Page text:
Tales of the Franco-Prussian War
|Guy de Maupassant|
The Complete Original Short Stories does not arrange its entries chronologically or in any discernible order. The first story in Volume I, however, is in fact the first story that de Maupassant published, entitled “Boule de Suif.” It is also the story that made him famous, and it is still regarded by many as his best. De Maupassant was a protégé of Gustave Flaubert and an associate of Émile Zola. “Boule de Suif” was first published in 1880 in an anthology entitled Les Soirées de Médan. Médan is a village near Paris where Zola had a house and would host gatherings of like-minded writers. Zola was the founder of the Naturalist school of French literature, and Les Soirées de Médan is essentially a manifesto of Naturalism. In addition to Zola’s story “The Attack on the Mill,” the collection included five stories by younger writers including de Maupassant and Joris-Karl Huysmans. Despite Zola’s established fame, it was “Boule de Suif” that garnered the most acclaim and attention, thus launching de Maupassant’s literary career.
The story is an expertly written tale of class conflict and hypocrisy. Ten passengers share a stagecoach ride from Rouen to Le Havre. The party is made up of three wealthy and snobbish couples, two nuns, a Republican, and a prostitute. Boule de Suif, meaning “Ball of Tallow” or “Dumpling,” is the latter character’s nickname. When the coach stops at an inn, the party is detained by a Prussian officer, who refuses to let the coach go on until Boule de Suif agrees to sleep with him. The remaining passengers, therefore, are put in the awkward position of both despising her profession and encouraging it.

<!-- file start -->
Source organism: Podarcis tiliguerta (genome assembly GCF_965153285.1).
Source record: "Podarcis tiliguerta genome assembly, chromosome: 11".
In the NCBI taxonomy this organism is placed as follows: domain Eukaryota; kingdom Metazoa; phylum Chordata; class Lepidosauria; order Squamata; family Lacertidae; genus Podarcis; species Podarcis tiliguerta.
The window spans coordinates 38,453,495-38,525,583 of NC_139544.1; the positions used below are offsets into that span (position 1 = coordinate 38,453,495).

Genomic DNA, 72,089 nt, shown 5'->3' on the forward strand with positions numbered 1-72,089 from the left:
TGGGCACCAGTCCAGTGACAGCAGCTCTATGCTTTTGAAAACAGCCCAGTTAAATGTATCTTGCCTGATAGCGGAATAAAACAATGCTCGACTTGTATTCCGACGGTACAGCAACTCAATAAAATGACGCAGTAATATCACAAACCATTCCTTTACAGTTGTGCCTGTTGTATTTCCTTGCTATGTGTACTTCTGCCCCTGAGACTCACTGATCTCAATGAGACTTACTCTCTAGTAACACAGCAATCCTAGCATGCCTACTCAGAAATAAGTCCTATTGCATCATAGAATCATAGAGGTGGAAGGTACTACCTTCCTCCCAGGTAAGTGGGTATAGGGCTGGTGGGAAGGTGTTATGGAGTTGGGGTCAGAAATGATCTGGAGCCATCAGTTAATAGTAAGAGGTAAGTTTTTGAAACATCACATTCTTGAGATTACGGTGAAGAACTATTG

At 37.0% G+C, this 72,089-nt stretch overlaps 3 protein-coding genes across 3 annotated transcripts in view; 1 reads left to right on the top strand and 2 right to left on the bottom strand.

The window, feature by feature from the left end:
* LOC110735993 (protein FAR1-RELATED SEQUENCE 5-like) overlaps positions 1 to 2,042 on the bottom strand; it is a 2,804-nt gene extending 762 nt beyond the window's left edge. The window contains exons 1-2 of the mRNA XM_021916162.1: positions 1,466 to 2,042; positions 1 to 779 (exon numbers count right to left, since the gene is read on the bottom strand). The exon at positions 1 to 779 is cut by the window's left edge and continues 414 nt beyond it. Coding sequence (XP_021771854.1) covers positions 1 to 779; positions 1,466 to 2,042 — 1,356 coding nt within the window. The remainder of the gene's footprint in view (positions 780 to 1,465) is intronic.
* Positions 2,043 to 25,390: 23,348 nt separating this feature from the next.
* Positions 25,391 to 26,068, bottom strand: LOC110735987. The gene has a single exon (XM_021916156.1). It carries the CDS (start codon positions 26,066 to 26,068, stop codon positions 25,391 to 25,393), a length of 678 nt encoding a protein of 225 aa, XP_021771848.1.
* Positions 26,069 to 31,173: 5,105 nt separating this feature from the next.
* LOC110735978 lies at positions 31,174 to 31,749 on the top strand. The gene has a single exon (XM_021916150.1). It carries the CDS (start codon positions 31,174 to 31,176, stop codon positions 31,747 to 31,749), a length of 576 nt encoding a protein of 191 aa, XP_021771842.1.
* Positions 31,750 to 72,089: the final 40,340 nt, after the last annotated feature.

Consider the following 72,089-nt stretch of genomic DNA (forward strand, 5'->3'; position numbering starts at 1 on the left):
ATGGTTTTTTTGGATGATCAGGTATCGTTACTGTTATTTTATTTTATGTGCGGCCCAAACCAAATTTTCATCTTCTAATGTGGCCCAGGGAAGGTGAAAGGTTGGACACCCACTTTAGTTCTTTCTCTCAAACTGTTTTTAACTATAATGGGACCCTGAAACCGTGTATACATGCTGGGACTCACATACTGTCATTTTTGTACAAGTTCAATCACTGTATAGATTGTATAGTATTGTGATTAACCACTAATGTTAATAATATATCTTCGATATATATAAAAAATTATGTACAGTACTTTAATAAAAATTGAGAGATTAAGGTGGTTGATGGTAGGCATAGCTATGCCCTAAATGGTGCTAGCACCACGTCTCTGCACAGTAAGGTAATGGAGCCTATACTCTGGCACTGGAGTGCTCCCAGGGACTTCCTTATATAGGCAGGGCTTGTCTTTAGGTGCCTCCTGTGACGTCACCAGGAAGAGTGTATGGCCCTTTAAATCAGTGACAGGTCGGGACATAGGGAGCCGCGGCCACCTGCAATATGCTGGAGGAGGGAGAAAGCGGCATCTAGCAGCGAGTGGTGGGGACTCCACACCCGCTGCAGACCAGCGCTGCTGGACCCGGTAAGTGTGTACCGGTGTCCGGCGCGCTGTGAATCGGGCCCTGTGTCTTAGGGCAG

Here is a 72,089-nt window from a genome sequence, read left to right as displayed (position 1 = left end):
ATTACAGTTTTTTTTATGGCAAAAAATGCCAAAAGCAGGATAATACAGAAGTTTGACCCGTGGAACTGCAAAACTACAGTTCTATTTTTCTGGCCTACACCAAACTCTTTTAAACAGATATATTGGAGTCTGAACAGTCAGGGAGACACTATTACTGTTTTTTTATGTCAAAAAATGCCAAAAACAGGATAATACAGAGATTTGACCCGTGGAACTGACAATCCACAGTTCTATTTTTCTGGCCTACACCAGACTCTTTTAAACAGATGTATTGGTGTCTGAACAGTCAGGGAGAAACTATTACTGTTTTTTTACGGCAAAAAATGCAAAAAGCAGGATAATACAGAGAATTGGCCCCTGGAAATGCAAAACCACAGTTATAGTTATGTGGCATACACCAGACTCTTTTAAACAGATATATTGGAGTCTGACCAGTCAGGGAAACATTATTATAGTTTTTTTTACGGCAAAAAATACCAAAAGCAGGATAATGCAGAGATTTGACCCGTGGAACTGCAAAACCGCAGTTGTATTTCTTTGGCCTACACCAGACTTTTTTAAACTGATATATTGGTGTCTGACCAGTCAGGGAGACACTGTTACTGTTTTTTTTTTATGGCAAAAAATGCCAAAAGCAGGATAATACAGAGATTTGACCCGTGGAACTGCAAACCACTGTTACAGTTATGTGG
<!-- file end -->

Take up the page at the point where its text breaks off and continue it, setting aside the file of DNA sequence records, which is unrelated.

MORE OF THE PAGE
“Boule de Suif” may be the best entry in the book, but all the stories are quite good. The one common element that unites all the stories in Volume I is that they are all set during or shortly following the conclusion of the Franco-Prussian War of 1870 to 1871. Some, like the aptly titled “The Horrible,” deal with the horrors of war, while others like “Coup d’Etat” are more lighthearted and satirical in tone. A few selections are love stories set during wartime, such as the poignant “Two Little Soldiers.” De Maupassant often capitalizes on the inherent romance and adventure of war but ends with an antiwar message of universal humanity, as in “The Lancer’s Wife.”
If there is a fault to these stories, it is that many are too brief. “Boule de Suif” is by far the longest work in the collection and clearly the best because its length allows de Maupassant to demonstrate his talent for character development. Even in his briefest stories, however, de Maupassant exercises an attention to detail that vividly brings his characters and settings to life, and his plots often feature surprising (but not gratuitous) twists. I have been a Zola fan for many years and have almost finished his complete works, and now I look forward to reading as much de Maupassant as I can find in English.
Stories in this collection
Boule de Suif
The Lancer’s Wife
Two Little Soldiers
Lieutenant Lare’s Marriage
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